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Eziagulu Aguleri revives age-long festival

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… Marks Olili Onwa Isaa

THE sleepy community of Eziagulu, in Aguleri, Anambra East Local Government Area in Anambra State was brought to the fore as the traditional rulers, titled chiefs and the people unite to celebrate Olili Onwa Isaa.

  It was a colourful event targeted at reviving the age-long cultural festival which is a further boost to culture and tourism in the state.

 The month of October is slated in the Igbo calendar, Onwa Isaa to mark the annual Eziagulu Aguleri celebration. It is also a period to showcase the rich Aguleri ancient culture and historic sites.

 The five-day event, which was held at the Ama Umuala Eziagulu Aguleri began on Wednesday, October 14, 2020, with the Kpanyoyo Carnival and climaxed with a thanksgiving Mass on Sunday  at St Mary’s Catholic Church, in the community.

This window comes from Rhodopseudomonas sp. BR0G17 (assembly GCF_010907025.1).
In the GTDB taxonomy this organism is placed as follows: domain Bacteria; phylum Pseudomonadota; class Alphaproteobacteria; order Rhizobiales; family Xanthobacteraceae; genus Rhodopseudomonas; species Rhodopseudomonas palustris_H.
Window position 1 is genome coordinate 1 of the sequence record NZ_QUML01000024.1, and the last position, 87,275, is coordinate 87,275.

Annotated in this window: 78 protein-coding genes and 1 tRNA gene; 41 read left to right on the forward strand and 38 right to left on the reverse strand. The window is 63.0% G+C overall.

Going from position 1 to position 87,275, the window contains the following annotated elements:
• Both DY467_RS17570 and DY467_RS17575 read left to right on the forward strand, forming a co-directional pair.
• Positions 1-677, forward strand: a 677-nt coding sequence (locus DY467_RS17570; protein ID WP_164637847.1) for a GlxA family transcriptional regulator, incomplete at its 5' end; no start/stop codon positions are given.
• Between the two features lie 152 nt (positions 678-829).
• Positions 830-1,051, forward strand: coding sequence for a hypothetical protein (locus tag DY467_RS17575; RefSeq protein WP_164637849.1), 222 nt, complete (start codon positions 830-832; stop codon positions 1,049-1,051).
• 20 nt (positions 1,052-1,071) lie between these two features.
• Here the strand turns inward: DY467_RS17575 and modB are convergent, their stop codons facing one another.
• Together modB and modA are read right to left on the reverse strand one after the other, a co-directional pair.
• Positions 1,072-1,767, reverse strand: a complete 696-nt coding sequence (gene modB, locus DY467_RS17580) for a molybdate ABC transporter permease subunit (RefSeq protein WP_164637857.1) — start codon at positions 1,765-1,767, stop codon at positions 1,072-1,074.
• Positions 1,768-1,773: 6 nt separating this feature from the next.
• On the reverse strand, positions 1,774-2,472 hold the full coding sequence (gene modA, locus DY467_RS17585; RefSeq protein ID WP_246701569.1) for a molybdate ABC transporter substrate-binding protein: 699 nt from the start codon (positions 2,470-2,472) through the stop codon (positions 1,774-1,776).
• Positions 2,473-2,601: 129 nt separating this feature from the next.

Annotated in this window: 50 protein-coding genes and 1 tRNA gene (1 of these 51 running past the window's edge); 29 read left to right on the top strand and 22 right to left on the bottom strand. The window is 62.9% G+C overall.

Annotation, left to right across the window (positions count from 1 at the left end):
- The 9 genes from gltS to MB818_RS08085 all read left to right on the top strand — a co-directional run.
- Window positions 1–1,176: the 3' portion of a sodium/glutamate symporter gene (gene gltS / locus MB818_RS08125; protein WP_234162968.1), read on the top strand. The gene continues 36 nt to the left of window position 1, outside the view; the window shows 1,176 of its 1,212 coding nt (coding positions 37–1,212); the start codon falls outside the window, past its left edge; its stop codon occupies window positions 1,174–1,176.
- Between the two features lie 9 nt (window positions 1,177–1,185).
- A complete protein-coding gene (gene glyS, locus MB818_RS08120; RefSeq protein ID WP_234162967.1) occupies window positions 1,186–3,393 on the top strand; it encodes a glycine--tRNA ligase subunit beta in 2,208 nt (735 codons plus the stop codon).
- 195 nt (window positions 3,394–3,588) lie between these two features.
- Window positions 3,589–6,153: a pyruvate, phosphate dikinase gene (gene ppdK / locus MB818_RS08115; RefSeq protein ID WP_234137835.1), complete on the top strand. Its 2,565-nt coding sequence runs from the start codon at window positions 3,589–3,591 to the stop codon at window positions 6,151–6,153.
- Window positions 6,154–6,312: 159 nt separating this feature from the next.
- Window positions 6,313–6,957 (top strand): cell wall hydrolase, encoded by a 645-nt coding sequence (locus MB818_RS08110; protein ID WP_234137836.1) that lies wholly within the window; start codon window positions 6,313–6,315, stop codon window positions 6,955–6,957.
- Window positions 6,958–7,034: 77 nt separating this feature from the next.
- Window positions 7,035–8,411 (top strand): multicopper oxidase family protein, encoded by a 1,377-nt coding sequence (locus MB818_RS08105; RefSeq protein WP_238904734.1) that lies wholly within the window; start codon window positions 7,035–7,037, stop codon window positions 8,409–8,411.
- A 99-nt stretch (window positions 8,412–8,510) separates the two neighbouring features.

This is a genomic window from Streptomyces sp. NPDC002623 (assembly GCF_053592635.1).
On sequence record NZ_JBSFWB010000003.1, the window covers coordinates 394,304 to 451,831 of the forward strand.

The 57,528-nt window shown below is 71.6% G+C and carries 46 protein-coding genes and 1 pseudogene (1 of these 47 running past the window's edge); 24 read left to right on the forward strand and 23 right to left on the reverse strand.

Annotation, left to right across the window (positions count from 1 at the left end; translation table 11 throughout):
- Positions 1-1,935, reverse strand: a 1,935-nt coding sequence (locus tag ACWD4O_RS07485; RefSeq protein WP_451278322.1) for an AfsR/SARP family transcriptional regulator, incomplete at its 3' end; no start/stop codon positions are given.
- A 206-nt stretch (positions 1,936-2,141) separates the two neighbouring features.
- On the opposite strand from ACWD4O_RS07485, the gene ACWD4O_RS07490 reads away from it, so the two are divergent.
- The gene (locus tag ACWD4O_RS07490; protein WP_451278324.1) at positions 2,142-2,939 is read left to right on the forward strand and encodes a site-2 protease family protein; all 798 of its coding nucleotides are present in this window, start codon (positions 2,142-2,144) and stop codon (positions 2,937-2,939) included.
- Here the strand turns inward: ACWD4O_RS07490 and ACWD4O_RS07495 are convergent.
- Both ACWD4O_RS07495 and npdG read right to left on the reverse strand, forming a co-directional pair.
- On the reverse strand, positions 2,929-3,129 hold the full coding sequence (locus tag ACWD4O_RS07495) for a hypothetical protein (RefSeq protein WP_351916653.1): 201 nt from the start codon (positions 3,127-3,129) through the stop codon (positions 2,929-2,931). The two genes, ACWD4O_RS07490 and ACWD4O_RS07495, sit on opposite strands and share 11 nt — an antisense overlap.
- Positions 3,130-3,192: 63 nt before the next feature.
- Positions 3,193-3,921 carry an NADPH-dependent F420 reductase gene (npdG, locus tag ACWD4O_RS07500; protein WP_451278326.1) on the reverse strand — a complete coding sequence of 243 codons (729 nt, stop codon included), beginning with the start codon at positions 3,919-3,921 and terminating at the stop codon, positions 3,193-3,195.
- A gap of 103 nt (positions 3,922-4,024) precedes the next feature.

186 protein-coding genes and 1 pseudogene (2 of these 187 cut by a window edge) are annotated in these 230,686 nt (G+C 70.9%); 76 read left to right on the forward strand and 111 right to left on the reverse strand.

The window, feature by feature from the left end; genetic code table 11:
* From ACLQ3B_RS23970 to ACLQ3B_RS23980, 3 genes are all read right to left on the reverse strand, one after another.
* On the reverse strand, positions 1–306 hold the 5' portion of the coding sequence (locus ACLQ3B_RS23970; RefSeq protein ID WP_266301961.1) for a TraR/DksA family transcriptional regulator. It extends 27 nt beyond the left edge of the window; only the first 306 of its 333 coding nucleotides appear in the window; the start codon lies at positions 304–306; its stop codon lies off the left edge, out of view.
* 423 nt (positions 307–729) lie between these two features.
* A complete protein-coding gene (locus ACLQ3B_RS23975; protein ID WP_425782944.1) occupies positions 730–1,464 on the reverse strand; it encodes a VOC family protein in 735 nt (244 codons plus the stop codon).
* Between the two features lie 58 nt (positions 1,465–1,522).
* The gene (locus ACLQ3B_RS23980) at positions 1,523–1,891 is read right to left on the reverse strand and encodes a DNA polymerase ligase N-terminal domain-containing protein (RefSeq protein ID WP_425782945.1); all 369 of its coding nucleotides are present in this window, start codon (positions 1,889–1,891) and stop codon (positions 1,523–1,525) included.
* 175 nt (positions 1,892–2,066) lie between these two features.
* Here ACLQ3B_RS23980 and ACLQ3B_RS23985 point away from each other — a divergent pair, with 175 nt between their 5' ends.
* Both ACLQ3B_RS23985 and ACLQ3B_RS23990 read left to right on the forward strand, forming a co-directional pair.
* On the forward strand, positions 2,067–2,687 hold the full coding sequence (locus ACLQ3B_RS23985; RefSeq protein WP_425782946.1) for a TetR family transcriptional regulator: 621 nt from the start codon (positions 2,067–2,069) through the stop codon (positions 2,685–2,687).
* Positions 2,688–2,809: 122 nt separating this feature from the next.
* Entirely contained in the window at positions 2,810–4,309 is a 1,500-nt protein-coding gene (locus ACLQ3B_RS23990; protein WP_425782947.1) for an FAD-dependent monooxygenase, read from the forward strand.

Olili Onwa Isaa etched primarily on development of the community, focused on the intrinsic and extrinsic values that make the festival rivet in the lives of every son and daughter of Aguleri.

 Aguleri, a simple but yet, a complex town is an ancient kingdom made of three quarters known in the local parlance as Aguleri Akwukwo n’ato. The three quarters are Ivite, Igboezunu and Ugwunadegbe, also known as Ezi.

 Aguleri communities are bound by blood and Mmuo (spirit) to their ancestral brothers and sisters in what in some cases is called Aguleri Igbo, hence the common reference to Aguleri as Aguleri Otu n’Igbo. Eziagulu is made up of seven communities known as Ama.